Sponsored By
An organization or individual has paid for the creation of this work but did not approve or review it.

ADVERTISEMENT

ADVERTISEMENT

Bill Marchel: Wild Babies

The photos on this page portray the young of both common and rarely seen animals inhabiting our wild outdoors.

Two adult loons and two baby loons on a lake.
Loon chicks oftentimes ride atop their parents backs. Both adults care for the young, feeding them minnows and small fish until the chicks are old enough to capture prey on their own.
Contributed / Bill Marchel
We are part of The Trust Project.

BRAINERD — Spring and early summer are seasons of renewal for the creatures that inhabit our woods, fields and waters. Wild parents, furred and feathered, will be busy feeding and caring for their new families. Some, like red foxes and great horned owls, already are.

A white-tailed fawn deer laying on the ground.
Born in late May or early June, white-tailed deer fawns spend the day lying in seclusion for the first few weeks after birth, relying on their mother's milk for food. They grow quickly and are very capable of escape within few days of birth.
Contributed / Bill Marchel

In a few weeks whitetail does will be nursing growing fawns. In a hollow tree deep in a shadowy oak forest, young raccoons will find there is life beyond the confines of their den.

Some parents and young are quite evident, like the loon pair loafing with their downy chicks on a calm lake. Other wild creatures raise their young in relative seclusion. Ducklings for instance, are masters of camouflage, and they scurry for cover when their alert mother detects danger and gives them a signal.

Humans are always tempted to scoop up wild babies, assuming they have been abandoned, but that’s usually not the case, so it’s best to leave them alone since the parent or parents are usually nearby.

The photos on this page portray the young of both common and rarely seen animals inhabiting our wild outdoors.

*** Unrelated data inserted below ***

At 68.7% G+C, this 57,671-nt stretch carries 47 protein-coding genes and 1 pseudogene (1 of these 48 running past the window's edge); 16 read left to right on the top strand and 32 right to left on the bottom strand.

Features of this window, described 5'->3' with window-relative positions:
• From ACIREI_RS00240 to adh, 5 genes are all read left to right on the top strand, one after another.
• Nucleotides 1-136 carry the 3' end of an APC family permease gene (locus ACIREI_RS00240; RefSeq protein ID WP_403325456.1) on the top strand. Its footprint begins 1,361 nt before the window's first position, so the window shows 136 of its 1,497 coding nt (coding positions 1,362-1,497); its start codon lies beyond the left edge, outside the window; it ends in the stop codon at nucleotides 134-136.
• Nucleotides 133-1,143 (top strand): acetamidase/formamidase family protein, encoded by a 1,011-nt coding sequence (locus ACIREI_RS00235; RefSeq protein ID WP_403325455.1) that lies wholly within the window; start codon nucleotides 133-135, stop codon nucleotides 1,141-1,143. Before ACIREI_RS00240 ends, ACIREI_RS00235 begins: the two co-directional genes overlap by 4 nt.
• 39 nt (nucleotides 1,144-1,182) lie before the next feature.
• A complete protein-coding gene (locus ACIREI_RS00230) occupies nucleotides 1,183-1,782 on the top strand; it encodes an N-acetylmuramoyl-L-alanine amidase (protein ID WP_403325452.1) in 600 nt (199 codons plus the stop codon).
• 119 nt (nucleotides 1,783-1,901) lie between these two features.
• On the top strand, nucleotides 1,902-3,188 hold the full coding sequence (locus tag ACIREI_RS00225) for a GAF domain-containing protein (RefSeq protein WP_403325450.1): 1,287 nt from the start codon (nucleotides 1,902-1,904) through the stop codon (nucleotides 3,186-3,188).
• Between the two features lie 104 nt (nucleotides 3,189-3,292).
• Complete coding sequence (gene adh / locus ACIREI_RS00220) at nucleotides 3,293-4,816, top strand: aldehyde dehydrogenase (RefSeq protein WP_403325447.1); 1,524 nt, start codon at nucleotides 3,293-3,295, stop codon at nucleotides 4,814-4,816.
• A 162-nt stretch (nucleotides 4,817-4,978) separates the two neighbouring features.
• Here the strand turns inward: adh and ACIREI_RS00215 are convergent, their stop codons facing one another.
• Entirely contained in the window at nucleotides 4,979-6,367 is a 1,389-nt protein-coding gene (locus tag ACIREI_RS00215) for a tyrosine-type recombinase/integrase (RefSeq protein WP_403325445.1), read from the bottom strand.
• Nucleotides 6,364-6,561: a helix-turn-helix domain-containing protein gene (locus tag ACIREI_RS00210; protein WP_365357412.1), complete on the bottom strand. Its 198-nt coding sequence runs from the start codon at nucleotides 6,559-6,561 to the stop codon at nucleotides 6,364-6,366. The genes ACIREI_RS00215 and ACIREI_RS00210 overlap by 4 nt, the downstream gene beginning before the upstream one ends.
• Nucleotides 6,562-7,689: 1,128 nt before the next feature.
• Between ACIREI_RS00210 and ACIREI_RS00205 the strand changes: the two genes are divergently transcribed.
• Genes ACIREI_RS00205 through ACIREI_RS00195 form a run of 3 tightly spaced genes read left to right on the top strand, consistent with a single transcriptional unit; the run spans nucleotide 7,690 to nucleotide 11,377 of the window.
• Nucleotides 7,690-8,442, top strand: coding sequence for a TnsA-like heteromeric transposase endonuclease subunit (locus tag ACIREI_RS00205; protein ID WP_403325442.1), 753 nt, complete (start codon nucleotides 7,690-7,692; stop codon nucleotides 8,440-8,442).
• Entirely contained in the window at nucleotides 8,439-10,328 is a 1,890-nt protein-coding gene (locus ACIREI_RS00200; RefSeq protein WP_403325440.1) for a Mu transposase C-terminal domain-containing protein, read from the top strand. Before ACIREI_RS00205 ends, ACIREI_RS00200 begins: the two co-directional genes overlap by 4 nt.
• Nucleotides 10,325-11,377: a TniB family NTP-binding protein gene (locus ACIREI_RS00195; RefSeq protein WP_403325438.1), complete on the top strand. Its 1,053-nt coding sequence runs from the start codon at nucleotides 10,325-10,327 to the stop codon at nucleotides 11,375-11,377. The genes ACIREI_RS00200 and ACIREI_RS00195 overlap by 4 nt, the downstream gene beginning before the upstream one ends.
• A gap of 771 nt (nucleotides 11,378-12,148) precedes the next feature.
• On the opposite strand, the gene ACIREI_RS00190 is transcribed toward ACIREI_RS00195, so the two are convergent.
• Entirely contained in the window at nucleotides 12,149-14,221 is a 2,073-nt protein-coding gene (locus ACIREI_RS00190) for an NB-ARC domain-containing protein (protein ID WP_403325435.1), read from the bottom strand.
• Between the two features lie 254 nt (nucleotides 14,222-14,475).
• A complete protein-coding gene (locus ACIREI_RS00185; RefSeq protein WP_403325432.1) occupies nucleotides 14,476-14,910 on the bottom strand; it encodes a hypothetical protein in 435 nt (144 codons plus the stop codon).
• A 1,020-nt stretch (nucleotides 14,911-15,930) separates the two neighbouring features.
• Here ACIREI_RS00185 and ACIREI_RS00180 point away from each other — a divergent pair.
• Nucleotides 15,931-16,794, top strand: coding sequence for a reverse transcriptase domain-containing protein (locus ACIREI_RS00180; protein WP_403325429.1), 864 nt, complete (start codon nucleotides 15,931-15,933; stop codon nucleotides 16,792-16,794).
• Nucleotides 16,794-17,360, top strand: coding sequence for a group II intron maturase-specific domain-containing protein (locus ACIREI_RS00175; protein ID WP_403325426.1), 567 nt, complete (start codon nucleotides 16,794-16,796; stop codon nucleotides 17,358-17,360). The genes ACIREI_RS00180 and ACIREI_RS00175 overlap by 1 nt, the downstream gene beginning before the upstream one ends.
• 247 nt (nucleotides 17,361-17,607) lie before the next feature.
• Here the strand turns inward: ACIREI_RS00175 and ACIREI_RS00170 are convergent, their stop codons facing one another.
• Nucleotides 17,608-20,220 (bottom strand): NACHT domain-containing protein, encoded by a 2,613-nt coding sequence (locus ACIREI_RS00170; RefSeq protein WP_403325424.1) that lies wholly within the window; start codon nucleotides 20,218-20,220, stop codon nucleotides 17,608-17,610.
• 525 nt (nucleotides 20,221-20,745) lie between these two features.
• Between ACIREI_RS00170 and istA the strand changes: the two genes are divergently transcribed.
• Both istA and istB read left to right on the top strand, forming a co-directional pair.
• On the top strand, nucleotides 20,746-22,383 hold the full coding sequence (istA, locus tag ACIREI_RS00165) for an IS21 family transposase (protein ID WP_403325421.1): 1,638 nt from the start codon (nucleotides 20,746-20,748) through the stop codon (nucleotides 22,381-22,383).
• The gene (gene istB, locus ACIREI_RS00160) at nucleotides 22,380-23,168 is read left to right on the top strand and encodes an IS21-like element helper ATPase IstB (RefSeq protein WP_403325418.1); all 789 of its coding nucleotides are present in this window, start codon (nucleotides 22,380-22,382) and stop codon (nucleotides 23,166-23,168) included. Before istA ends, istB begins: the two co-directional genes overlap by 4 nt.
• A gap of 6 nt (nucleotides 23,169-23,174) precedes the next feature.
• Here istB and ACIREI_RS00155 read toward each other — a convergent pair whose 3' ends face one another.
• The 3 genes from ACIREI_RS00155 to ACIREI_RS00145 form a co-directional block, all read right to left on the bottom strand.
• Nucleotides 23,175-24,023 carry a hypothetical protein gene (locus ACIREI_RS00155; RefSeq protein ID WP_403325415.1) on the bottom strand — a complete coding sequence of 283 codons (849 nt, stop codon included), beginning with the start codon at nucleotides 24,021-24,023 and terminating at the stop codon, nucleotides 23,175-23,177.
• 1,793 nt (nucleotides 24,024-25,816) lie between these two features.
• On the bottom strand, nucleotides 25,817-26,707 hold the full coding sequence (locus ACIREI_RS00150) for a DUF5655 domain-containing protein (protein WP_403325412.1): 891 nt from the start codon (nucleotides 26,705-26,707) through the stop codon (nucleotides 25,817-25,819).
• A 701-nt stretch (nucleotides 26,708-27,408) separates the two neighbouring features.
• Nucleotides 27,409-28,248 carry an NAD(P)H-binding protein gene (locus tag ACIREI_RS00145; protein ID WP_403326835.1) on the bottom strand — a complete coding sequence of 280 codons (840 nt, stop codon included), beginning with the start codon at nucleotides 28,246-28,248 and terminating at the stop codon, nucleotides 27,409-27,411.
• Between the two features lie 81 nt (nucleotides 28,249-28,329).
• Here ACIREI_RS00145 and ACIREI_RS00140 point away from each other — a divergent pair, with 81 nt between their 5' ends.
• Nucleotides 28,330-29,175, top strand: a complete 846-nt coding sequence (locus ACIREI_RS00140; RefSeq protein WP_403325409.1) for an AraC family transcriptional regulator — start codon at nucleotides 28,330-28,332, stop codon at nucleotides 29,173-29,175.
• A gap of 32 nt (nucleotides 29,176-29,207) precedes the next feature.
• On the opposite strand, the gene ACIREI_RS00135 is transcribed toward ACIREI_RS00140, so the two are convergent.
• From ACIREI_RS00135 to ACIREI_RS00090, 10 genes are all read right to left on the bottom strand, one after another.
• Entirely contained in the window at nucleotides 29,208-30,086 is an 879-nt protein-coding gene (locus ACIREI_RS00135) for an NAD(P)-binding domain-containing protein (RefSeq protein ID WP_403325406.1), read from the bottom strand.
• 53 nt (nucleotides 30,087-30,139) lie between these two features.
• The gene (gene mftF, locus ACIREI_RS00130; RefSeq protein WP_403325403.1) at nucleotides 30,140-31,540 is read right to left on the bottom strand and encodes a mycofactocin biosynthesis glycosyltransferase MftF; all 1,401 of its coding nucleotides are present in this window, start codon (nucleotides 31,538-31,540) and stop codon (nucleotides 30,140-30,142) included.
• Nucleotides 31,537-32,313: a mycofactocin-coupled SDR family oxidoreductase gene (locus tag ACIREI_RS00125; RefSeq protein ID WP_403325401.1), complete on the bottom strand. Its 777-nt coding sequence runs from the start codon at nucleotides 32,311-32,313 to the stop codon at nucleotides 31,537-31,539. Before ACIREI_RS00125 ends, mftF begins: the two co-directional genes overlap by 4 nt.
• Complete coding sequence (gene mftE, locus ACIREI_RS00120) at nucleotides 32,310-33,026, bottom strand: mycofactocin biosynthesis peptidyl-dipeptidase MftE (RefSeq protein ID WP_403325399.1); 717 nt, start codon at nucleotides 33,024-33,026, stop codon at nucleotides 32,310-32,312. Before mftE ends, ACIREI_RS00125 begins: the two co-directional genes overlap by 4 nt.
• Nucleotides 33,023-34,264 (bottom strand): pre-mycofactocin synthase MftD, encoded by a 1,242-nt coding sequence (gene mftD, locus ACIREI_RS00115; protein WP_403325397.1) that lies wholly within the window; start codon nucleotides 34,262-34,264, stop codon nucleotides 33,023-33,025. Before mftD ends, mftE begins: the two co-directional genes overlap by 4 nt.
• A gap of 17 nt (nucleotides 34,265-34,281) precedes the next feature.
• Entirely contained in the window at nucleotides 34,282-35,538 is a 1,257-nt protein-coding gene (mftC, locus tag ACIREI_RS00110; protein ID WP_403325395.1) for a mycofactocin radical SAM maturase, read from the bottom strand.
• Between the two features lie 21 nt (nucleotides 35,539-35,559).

ADVERTISEMENT

Four mallard ducklings.
These mallard ducklings have just hatched, and will leave the nest within one day, never to return. They rely on their mother for protection and warmth, but must feed themselves by capturing insects.
Contributed / Bill Marchel

BILL MARCHEL is a wildlife and outdoors photographer and writer whose work appears in many regional and national publications as well as the Brainerd Dispatch. He may be reached at bill@billmarchel.com. You also can visit his website at BillMARCHEL.com.

A baby sandhill crane in a nest next to an egg about to hatch.
This 1-day-old sandhill crane will leave the nest a day or so after birth, accompanied by its parents. Note the other egg is beginning to hatch. Sandhill cranes almost always have just two young.
Contributed / Bill Marchel

What to read next
Members Only
To utilize some of the venison in my freezer, I took a friend’s advice and made venison summer sausage.
Law enforcement and natural resources agencies such as the DNR all have issued numerous news releases urging people to put safety first on the ice. Unfortunately, you can't legislate common sense.
The late-season hunt will open Friday, Dec. 16, and continue through Sunday, Dec. 18. DPAs open to this CWD management hunt are 184, 605, 643, 645, 646, 647, 648, 649 and 655.
The ‘Keep It Clean’ campaign started at Lake of the Woods. More recently, Upper and Lower Red Lake, Mille Lacs Lake, Lake Vermilion and the Fairmont Chain of Lakes came on board.